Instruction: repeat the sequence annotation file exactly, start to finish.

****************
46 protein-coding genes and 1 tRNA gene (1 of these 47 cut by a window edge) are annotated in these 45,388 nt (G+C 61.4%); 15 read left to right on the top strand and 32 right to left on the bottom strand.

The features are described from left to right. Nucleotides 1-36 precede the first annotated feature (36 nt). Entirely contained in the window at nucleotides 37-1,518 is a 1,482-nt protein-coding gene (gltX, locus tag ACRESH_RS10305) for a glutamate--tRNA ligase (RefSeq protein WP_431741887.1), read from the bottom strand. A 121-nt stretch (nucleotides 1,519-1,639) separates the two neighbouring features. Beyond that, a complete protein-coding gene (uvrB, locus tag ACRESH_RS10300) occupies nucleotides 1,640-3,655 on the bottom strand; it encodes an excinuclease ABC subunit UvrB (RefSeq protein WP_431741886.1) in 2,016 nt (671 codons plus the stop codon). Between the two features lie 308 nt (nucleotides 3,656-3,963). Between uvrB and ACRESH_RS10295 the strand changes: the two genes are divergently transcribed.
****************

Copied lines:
46 protein-coding genes and 1 tRNA gene (1 of these 47 cut by a window edge) are annotated in these 45,388 nt (G+C 61.4%); 15 read left to right on the top strand and 32 right to left on the bottom strand.

The features are described from left to right. Nucleotides 1-36 precede the first annotated feature (36 nt). Entirely contained in the window at nucleotides 37-1,518 is a 1,482-nt protein-coding gene (gltX, locus tag ACRESH_RS10305) for a glutamate--tRNA ligase (RefSeq protein WP_431741887.1), read from the bottom strand. A 121-nt stretch (nucleotides 1,519-1,639) separates the two neighbouring features. Beyond that, a complete protein-coding gene (uvrB, locus tag ACRESH_RS10300) occupies nucleotides 1,640-3,655 on the bottom strand; it encodes an excinuclease ABC subunit UvrB (RefSeq protein WP_431741886.1) in 2,016 nt (671 codons plus the stop codon). Between the two features lie 308 nt (nucleotides 3,656-3,963). Between uvrB and ACRESH_RS10295 the strand changes: the two genes are divergently transcribed.